abstract = "Dispersal and natural selection are key evolutionary processes shaping the distribution of phenotypic and genetic diversity. For species inhabiting complex spatial environments however, it is unclear how the balance between gene flow and selection may be influenced by landscape heterogeneity and environmental variation. Here, we evaluated the effects of dendritic landscape structure and the selective forces of hydroclimatic variation on population genomic parameters for the Murray River rainbowfish, Melanotaenia fluviatilis across the Murray–Darling Basin, Australia. We genotyped 249 rainbowfish at 17,503 high-quality SNP loci and integrated these with models of network connectivity and high-resolution environmental data within a riverscape genomics framework. We tested competing models of gene flow before using multivariate genotype–environment association (GEA) analysis to test for signals of adaptive divergence associated with hydroclimatic variation. Patterns of neutral genetic variation were consistent with expectations based on the stream hierarchy model and M. fluviatilis’ moderate dispersal ability. Models incorporating dendritic network structure suggested that landscape heterogeneity is a more important factor determining connectivity and gene flow than waterway distance. Extending these results, we also introduce a novel approach to controlling for the unique effects of dendritic network structure in GEA analyses of populations of aquatic species. We identified 146 candidate loci potentially underlying a polygenic adaptive response to seasonal fluctuations in stream flow and variation in the relative timing of temperature and precipitation extremes. Our findings underscore an emerging predominant role for seasonal variation in hydroclimatic conditions driving local adaptation and are relevant for informing proactive conservation management.",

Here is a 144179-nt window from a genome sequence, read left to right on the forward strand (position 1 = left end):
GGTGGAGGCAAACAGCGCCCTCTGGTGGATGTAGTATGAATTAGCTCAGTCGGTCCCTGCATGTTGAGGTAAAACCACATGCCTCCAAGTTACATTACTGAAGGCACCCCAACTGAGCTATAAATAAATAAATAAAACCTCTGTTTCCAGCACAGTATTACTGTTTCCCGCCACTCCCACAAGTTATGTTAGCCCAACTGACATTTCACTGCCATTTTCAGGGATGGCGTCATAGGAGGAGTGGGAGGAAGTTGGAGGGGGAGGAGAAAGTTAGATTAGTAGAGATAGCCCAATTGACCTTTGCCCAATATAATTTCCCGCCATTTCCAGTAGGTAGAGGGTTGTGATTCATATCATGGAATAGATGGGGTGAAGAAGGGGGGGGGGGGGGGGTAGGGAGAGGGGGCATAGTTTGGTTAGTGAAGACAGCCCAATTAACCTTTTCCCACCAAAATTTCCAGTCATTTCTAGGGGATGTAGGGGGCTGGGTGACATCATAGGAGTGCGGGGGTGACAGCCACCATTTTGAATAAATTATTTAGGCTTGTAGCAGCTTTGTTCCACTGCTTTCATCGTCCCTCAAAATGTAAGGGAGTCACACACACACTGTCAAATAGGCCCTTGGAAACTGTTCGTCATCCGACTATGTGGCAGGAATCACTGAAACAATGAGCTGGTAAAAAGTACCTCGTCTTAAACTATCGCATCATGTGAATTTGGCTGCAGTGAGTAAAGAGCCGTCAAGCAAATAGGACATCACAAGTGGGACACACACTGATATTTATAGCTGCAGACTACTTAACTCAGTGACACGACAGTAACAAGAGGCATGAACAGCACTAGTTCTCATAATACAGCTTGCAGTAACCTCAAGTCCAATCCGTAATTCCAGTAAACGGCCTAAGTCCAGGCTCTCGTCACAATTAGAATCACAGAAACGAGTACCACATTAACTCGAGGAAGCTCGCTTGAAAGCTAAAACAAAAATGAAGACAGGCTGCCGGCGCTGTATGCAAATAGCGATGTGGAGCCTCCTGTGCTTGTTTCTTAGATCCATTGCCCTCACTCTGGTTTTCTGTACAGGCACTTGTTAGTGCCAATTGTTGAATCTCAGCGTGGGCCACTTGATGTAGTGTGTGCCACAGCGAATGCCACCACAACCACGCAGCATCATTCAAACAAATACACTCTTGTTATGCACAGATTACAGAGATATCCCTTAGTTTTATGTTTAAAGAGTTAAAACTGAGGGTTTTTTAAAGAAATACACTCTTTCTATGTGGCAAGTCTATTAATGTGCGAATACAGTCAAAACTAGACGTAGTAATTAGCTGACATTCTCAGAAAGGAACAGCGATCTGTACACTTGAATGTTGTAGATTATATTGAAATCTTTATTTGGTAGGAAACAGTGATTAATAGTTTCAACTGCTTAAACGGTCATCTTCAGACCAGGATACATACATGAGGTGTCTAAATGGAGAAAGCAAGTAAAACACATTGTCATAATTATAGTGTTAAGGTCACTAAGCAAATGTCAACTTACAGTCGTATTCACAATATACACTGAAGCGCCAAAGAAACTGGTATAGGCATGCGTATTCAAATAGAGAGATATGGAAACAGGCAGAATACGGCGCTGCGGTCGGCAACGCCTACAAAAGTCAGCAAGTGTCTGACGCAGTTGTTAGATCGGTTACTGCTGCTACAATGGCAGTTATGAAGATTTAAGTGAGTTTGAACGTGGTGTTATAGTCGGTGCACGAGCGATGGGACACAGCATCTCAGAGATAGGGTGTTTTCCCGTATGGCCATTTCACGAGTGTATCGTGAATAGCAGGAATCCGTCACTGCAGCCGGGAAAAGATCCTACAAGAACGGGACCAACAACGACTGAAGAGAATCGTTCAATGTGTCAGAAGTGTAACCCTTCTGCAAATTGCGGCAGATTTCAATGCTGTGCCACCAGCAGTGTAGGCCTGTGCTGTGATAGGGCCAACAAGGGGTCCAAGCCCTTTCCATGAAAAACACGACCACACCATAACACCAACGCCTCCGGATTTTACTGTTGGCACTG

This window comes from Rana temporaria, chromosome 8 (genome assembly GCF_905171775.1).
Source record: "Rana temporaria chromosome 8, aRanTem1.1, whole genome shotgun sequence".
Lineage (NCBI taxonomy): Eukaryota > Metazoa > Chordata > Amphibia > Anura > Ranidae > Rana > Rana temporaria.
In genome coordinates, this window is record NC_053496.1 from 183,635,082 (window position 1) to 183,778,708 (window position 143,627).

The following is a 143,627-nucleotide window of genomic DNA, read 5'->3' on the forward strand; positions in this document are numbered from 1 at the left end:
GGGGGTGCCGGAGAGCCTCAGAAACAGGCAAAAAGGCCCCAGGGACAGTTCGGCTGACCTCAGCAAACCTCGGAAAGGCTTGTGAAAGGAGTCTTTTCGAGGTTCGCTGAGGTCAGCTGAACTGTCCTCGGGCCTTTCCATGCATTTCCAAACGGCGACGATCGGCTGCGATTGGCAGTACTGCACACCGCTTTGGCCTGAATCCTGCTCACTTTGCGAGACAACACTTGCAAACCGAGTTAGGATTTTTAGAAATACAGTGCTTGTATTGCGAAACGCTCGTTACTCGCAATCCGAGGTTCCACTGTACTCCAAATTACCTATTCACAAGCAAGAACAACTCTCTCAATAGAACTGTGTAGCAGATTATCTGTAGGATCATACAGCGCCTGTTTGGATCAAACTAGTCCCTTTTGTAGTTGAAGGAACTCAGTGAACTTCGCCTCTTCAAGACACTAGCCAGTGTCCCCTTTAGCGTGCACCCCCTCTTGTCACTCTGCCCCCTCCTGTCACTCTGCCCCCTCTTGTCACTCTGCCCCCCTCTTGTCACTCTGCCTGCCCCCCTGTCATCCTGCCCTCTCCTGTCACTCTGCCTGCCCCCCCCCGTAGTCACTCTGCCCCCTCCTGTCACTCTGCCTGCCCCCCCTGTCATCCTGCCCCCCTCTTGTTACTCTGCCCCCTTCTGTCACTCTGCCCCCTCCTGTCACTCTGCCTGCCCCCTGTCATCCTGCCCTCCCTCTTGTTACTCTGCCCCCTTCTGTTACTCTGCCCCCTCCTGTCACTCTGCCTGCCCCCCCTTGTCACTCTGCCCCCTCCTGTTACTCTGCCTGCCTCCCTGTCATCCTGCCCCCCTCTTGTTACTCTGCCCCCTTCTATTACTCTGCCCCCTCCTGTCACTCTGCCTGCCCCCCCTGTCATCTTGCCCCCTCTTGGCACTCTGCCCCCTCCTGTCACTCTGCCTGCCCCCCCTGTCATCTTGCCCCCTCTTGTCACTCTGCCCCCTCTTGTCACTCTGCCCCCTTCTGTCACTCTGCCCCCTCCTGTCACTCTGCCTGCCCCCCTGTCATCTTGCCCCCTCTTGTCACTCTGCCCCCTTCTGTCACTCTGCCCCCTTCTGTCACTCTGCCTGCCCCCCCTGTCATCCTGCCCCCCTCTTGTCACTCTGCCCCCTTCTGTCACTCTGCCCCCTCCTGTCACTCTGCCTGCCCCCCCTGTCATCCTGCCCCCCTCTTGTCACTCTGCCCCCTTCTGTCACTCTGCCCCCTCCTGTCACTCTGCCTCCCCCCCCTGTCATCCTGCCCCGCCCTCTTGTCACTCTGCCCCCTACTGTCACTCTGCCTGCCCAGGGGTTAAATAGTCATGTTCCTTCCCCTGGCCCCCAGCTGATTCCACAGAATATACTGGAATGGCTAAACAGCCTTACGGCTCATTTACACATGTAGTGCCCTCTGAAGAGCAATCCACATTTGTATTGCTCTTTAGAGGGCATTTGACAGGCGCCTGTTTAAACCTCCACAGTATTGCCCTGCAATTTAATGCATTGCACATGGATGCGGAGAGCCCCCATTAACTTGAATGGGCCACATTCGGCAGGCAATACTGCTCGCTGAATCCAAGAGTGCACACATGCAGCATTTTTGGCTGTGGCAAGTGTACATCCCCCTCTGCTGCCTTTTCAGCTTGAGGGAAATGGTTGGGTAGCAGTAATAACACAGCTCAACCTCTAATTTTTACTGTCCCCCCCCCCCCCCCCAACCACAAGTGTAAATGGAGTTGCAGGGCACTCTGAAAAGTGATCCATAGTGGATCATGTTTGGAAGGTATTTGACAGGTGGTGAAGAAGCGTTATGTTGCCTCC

keywords = "climate change, ddRAD-seq, dendritic networks, landscape genomics, Melanotaenia fluviatilis, Murray-Darling Basin",
author = "Brauer, {Chris J.} and Unmack, {Peter J.} and Steve Smith and Louis Bernatchez and Beheregaray, {Luciano B.}",
year = "2018",
month = "9",
day = "1",
doi = "10.1111/mec.14808",
language = "English",
volume = "27",
pages = "3484--3497",
journal = "Molecular Biology",
issn = "0962-1083",
publisher = "Wiley-Blackwell",
number = "17",

}

On the roles of landscape heterogeneity and environmental variation in determining population genomic structure in a dendritic system. / Brauer, Chris J.; Unmack, Peter J.; Smith, Steve; Bernatchez, Louis; Beheregaray, Luciano B.

In: Molecular Ecology, Vol. 27, No. 17, 01.09.2018, p. 3484-3497.

Research output: Contribution to journalArticle

TY - JOUR

T1 - On the roles of landscape heterogeneity and environmental variation in determining population genomic structure in a dendritic system

AU - Brauer, Chris J.

AU - Unmack, Peter J.

AU - Smith, Steve

AU - Bernatchez, Louis

AU - Beheregaray, Luciano B.

PY - 2018/9/1

Y1 - 2018/9/1